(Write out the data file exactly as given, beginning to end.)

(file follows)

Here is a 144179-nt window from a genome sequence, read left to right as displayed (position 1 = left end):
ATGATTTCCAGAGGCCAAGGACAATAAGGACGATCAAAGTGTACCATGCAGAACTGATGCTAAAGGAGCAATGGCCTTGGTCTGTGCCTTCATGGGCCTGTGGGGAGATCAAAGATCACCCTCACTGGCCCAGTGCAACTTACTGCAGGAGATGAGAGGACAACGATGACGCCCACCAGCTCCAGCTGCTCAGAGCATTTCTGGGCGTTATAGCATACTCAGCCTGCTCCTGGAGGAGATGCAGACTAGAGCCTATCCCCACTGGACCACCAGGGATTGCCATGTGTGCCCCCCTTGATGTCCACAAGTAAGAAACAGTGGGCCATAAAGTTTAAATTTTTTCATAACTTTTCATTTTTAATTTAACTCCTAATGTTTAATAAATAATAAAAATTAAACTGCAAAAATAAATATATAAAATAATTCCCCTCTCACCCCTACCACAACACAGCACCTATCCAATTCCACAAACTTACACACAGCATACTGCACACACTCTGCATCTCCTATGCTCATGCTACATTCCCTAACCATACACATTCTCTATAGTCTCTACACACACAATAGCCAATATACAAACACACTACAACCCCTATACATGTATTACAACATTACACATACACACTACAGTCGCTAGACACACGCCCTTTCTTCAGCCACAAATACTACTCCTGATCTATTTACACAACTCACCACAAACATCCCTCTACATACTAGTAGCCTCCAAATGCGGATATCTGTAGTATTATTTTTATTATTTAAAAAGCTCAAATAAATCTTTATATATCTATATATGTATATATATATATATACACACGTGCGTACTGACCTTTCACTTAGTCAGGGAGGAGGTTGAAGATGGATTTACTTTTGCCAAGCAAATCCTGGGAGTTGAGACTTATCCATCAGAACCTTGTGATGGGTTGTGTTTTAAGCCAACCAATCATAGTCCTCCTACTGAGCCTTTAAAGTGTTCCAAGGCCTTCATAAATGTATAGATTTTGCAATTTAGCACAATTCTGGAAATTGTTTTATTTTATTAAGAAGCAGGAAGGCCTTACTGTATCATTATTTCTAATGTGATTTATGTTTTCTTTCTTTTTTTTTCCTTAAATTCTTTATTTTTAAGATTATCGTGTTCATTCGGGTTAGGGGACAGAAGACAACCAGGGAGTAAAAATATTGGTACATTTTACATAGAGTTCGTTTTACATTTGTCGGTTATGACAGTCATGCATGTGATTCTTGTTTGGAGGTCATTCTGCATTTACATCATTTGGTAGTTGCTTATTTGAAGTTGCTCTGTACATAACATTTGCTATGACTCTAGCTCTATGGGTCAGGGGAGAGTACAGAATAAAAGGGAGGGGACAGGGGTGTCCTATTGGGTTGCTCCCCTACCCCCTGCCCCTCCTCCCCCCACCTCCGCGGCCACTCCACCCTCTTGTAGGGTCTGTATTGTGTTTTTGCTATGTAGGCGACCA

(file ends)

Here is a 144179-nt window from a genome sequence, read left to right as displayed (position 1 = left end):
ATGATTTCCAGAGGCCAAGGACAATAAGGACGATCAAAGTGTACCATGCAGAACTGATGCTAAAGGAGCAATGGCCTTGGTCTGTGCCTTCATGGGCCTGTGGGGAGATCAAAGATCACCCTCACTGGCCCAGTGCAACTTACTGCAGGAGATGAGAGGACAACGATGACGCCCACCAGCTCCAGCTGCTCAGAGCATTTCTGGGCGTTATAGCATACTCAGCCTGCTCCTGGAGGAGATGCAGACTAGAGCCTATCCCCACTGGACCACCAGGGATTGCCATGTGTGCCCCCCTTGATGTCCACAAGTAAGAAACAGTGGGCCATAAAGTTTAAATTTTTTCATAACTTTTCATTTTTAATTTAACTCCTAATGTTTAATAAATAATAAAAATTAAACTGCAAAAATAAATATATAAAATAATTCCCCTCTCACCCCTACCACAACACAGCACCTATCCAATTCCACAAACTTACACACAGCATACTGCACACACTCTGCATCTCCTATGCTCATGCTACATTCCCTAACCATACACATTCTCTATAGTCTCTACACACACAATAGCCAATATACAAACACACTACAACCCCTATACATGTATTACAACATTACACATACACACTACAGTCGCTAGACACACGCCCTTTCTTCAGCCACAAATACTACTCCTGATCTATTTACACAACTCACCACAAACATCCCTCTACATACTAGTAGCCTCCAAATGCGGATATCTGTAGTATTATTTTTATTATTTAAAAAGCTCAAATAAATCTTTATATATCTATATATGTATATATATATATATACACACGTGCGTACTGACCTTTCACTTAGTCAGGGAGGAGGTTGAAGATGGATTTACTTTTGCCAAGCAAATCCTGGGAGTTGAGACTTATCCATCAGAACCTTGTGATGGGTTGTGTTTTAAGCCAACCAATCATAGTCCTCCTACTGAGCCTTTAAAGTGTTCCAAGGCCTTCATAAATGTATAGATTTTGCAATTTAGCACAATTCTGGAAATTGTTTTATTTTATTAAGAAGCAGGAAGGCCTTACTGTATCATTATTTCTAATGTGATTTATGTTTTCTTTCTTTTTTTTTCCTTAAATTCTTTATTTTTAAGATTATCGTGTTCATTCGGGTTAGGGGACAGAAGACAACCAGGGAGTAAAAATATTGGTACATTTTACATAGAGTTCGTTTTACATTTGTCGGTTATGACAGTCATGCATGTGATTCTTGTTTGGAGGTCATTCTGCATTTACATCATTTGGTAGTTGCTTATTTGAAGTTGCTCTGTACATAACATTTGCTATGACTCTAGCTCTATGGGTCAGGGGAGAGTACAGAATAAAAGGGAGGGGACAGGGGTGTCCTATTGGGTTGCTCCCCTACCCCCTGCCCCTCCTCCCCCCACCTCCGCGGCCACTCCACCCTCTTGTAGGGTCTGTATTGTGTTTTTGCTATGTAGGCGACCA